Using Technology in Arbitration: Necessity or Choice?

By Vijay Bange and Tanya Chadha

The global pandemic continues to challenge us, with various measures ranging from further lockdowns to restrictions on in-person meetings. The judicial machinery, including that in the arbitration world, has continued to function throughout the pandemic notwithstanding the difficulties of embracing innovative processes and new technology.

In January 2021, Vijay Bange wrote an article examining the challenges of using technology in formal dispute resolution proceedings.  Whilst technology has of course been used in international arbitration and high court litigation (particularly in the Technology & Construction Court) for quite some time, that use has been somewhat limited with parties, their legal counsel, and the tribunal often preferring in-person hearings and hard copy papers.  2021 however saw a dramatic rise in the use of technology in dispute resolution proceedings.  This was almost certainly borne out of necessity as a result of the COVID-19 pandemic, rather than necessarily by choice or organic progression.  If disputes were to continue to be resolved, parties had no option but to get to grips with remote hearings, electronic bundles and virtual breakout rooms.  Whilst some inevitably faced technological and logistical stumbling blocks, the move to virtual hearings and electronic working proved largely successful with many disputes being resolved expeditiously along the way.  In fact, the move towards technology was so successful that many people are now opting to use technology out of choice and not simply out of necessity.

In person hearings remain the “gold standard”, at least in the courts.  However, the use of technology and remote hearings has largely been welcomed as it has allowed the business world to have proper and timely recourse to justice to resolve disputes and differences.  Many may also benefit from cost economies as a result of some of the technological processes adopted. Furthermore, these practices will likely result in the adoption and implementation of lean thinking working habits and concepts.  That said, there will inevitably be issues that arise as a result of the introduction of technology and remote hearings. Can remote hearings ever completely dispense with in-person ones? Arguably, there will probably be good reason to have certain interlocutory matters dealt with remotely, and more substantive matters in-person. It will vary from case to case. There is then the issue of natural justice and fairness, and whether a disgruntled party can insist on its right to have in person hearings. Is cross-examination more or less effective via remote or in-person hearings? Can the arbitrator really form a view of the credibility of a witness of fact, absent the observations of body language and behaviour that will be a metric used, albeit by the subconscious thinking process.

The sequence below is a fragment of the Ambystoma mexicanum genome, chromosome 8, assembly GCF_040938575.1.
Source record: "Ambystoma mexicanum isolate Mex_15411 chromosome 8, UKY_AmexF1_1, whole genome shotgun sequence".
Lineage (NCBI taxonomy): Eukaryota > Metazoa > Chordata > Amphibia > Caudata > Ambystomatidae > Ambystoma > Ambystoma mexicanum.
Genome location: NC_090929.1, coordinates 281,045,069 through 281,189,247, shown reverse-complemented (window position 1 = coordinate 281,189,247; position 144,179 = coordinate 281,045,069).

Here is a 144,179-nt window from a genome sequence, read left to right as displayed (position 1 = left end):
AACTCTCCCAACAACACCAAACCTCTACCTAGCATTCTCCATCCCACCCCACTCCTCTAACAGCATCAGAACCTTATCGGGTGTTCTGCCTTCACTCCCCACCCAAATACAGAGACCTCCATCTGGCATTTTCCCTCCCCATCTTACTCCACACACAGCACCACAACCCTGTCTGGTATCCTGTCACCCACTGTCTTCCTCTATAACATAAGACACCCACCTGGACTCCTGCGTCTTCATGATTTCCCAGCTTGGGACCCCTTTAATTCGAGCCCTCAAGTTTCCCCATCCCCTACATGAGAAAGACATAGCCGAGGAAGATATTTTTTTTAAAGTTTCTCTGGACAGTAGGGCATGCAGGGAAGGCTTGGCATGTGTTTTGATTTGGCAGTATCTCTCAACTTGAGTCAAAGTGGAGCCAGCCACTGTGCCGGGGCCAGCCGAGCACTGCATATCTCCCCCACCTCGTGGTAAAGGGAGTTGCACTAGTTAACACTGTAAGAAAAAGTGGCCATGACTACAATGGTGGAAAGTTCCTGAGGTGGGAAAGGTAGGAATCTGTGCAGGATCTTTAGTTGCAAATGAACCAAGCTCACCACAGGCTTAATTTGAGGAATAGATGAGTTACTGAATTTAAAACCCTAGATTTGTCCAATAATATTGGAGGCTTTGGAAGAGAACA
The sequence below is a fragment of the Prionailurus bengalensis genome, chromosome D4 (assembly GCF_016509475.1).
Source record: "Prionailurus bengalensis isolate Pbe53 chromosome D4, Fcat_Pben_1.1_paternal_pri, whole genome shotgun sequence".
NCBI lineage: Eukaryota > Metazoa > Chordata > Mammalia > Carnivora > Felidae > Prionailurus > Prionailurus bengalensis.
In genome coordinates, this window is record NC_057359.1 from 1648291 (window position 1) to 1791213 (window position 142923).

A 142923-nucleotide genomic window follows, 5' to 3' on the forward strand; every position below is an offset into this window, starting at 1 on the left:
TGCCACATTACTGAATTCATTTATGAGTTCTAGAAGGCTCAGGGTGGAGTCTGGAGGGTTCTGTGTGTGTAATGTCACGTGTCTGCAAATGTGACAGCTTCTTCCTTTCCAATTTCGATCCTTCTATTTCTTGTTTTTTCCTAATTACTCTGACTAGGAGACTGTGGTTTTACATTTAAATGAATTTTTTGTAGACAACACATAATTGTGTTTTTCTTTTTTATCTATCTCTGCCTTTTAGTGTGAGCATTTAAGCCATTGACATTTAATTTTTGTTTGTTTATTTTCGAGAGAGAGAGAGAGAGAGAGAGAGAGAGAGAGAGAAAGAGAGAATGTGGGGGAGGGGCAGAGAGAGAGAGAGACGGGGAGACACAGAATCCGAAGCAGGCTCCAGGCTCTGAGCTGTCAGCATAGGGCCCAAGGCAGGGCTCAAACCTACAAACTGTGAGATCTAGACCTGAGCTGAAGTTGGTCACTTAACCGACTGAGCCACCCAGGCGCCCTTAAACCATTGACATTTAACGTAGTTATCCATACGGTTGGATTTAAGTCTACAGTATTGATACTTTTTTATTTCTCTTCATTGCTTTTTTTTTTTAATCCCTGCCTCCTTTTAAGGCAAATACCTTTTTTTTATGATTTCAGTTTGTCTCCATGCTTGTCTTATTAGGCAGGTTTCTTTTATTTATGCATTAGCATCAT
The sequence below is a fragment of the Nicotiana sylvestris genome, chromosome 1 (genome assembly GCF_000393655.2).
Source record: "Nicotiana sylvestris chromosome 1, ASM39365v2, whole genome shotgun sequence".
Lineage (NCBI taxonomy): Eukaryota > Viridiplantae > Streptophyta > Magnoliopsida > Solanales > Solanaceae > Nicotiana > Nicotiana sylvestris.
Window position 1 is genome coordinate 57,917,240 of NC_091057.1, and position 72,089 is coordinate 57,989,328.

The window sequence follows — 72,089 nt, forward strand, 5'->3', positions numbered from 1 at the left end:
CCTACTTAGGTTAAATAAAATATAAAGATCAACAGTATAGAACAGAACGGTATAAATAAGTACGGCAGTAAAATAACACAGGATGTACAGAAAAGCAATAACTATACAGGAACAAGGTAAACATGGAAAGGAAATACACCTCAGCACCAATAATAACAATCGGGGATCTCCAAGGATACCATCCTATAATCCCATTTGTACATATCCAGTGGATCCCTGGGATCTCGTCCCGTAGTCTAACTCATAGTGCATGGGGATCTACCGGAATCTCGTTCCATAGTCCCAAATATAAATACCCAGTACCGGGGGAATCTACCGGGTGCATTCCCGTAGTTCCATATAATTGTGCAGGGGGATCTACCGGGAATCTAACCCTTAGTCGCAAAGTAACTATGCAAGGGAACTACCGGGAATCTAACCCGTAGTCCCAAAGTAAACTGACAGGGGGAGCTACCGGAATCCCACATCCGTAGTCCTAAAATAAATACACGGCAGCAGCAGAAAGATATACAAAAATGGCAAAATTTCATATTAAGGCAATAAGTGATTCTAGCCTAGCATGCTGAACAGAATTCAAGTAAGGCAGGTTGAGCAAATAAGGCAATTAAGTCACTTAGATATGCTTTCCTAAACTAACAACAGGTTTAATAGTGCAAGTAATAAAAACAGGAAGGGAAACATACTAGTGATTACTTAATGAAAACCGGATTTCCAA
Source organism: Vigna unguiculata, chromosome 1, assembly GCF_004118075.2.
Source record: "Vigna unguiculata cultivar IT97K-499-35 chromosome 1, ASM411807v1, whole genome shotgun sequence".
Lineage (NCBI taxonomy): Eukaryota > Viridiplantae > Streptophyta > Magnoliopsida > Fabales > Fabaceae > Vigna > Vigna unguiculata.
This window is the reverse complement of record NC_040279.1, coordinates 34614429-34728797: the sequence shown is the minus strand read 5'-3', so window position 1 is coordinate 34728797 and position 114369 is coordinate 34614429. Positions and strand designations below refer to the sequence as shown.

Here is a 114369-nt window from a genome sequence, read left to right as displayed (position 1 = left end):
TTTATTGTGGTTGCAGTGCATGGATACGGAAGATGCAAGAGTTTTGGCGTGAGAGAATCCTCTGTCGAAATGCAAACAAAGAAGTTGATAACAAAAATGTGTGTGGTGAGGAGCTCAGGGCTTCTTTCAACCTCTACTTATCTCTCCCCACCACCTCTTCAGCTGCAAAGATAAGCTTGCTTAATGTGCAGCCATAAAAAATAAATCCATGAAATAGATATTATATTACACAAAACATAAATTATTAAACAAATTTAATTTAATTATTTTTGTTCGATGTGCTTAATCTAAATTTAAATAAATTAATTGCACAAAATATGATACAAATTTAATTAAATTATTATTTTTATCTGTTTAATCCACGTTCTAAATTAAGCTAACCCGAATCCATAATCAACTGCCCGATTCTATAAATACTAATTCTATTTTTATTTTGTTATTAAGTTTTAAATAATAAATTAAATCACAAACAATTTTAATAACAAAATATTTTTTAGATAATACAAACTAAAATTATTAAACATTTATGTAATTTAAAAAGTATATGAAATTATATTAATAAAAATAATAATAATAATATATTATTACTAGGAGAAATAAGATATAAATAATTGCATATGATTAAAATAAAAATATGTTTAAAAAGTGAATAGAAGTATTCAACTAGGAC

Regardless, remote hearings and technology usage will be more prevalent going forward. That said, to alleviate at least some of the concerns, it makes sense to have regulatory guidance in place for the arbitrator and parties as to the dos and don’ts of remote and electronic working.

The CIArb has been quick to react to this changing landscape by publishing the CIArb Framework Guideline on the Use of Technology in International Arbitration.  This two part guideline primarily addresses two matters.

First, the powers and duties of arbitrators in respect of technology and ensuring fairness and proportionate use of technology.  Some key points to note are as follows:

  • Absent any contractually agreed procedures, arbitrators can conduct the arbitration in any manner they consider appropriate.  This includes the use of technology.  Parties with strong preferences, either for or against the use of technology, should therefore include express provisions in the contract to deal with the procedure for arbitration to avoid being stuck with a process they did not sign up to.  Local laws applicable to the arbitration may constrain the use of technology.
  • The duty to treat all parties fairly may affect the arbitrator’s decision to use technology if, for example, not all parties have equal access.  No unfair procedural advantage should be created so timezones and availability of technological infrastructure should be considered.
  • The use of technology must not jeopardize due process and relevant laws and circumstances must be taken into account.  Arbitrators have the power to make directions when it comes to a party’s private use of technology to safeguard due process and ensure efficiency and cost-effectiveness where necessary.
  • The use of technology must be proportionate in the circumstances.  Factors such as cost, time, environmental resources and size of the case should be considered.
  • Technology must be secure and stable.

Second, best practice on cybersecurity and avoiding data breaches.  The guidance recommends:

  • Standard security measures are adopted by parties and these do not necessarily require third party technical support or significant extra expense.
  • Risk analysis and profiling to identify assets and data which require particular protection.
  • Seeking institutional support where available, such as using secure case management platforms hosted and run by arbitral institutions.
  • Effective data management such as password protected documents, encryption, backed up data and remote erasure software.

As we use and adopt remote hearing processes more often, and indeed rely more on technology, there will be wrinkles that need ironing, and the various arbitral institutions will no doubt review, revise and update best practice guidance. We applaud the CIArb for the guidelines produced, and all those in the arbitration family that have contributed.